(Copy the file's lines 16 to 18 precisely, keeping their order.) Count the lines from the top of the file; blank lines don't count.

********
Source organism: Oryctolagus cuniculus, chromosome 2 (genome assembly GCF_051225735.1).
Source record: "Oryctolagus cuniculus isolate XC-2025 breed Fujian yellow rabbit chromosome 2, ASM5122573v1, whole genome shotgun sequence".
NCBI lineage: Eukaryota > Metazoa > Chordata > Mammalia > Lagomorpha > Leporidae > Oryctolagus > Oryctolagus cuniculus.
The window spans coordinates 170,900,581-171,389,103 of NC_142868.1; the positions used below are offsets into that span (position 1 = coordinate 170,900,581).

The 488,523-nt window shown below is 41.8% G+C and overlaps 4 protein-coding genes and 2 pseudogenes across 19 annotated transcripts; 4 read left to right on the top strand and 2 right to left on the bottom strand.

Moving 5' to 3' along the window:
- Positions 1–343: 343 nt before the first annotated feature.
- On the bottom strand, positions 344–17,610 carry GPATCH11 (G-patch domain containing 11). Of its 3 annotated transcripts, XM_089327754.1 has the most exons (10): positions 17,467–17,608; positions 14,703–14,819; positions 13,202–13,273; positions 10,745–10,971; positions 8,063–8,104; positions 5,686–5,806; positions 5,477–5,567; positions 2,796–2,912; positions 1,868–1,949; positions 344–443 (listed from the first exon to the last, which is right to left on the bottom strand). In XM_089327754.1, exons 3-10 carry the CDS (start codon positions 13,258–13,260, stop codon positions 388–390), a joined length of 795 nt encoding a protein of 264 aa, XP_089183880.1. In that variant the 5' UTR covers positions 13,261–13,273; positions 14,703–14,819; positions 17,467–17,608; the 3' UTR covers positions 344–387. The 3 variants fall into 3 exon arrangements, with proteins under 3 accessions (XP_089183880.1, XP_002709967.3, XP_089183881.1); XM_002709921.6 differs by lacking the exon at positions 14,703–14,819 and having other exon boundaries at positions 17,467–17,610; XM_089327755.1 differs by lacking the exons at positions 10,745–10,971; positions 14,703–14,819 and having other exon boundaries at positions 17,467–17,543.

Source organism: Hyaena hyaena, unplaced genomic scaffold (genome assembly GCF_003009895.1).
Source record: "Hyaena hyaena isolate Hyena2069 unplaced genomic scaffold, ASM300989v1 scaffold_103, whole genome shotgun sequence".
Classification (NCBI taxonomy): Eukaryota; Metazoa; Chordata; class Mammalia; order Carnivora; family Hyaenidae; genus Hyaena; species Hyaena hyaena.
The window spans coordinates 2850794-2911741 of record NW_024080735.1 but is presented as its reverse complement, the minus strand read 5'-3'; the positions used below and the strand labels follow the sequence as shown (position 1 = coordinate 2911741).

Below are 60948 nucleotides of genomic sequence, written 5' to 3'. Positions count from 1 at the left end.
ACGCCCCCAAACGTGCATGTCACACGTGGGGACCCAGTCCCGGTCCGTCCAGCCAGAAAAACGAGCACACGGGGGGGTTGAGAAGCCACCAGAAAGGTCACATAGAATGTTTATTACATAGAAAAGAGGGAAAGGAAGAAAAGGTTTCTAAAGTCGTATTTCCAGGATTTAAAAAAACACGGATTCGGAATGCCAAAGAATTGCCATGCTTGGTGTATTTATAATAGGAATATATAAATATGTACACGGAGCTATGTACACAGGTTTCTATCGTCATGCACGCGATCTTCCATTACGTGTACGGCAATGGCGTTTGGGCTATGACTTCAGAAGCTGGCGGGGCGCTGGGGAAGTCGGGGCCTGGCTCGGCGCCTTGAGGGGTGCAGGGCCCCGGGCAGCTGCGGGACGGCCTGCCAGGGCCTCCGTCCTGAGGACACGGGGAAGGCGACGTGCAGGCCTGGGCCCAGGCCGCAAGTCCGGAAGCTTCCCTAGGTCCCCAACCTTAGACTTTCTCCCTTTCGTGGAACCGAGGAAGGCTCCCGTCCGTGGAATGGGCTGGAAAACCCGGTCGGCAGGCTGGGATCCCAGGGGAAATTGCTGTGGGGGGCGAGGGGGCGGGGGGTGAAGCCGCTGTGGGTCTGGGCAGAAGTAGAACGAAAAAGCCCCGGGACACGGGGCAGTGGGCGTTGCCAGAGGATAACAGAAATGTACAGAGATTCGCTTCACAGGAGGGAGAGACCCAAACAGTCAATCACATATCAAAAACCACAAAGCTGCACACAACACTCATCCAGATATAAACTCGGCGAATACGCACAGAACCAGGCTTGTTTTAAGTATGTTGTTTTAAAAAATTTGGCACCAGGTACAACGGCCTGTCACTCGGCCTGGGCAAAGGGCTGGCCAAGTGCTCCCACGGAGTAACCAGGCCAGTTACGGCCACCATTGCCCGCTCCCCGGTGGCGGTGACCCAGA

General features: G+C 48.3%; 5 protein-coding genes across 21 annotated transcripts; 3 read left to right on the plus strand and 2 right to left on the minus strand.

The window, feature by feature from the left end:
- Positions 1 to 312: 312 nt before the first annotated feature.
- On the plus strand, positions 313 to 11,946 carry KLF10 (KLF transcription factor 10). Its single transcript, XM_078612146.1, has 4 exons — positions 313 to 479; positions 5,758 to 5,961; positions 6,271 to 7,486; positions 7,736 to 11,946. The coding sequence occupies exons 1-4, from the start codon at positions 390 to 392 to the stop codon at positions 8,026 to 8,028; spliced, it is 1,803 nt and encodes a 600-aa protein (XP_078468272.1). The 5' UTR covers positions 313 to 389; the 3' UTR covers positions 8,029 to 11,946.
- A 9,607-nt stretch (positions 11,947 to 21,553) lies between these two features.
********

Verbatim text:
The window, feature by feature from the left end:
- Positions 1 to 312: 312 nt before the first annotated feature.
- On the plus strand, positions 313 to 11,946 carry KLF10 (KLF transcription factor 10). Its single transcript, XM_078612146.1, has 4 exons — positions 313 to 479; positions 5,758 to 5,961; positions 6,271 to 7,486; positions 7,736 to 11,946. The coding sequence occupies exons 1-4, from the start codon at positions 390 to 392 to the stop codon at positions 8,026 to 8,028; spliced, it is 1,803 nt and encodes a 600-aa protein (XP_078468272.1). The 5' UTR covers positions 313 to 389; the 3' UTR covers positions 8,029 to 11,946.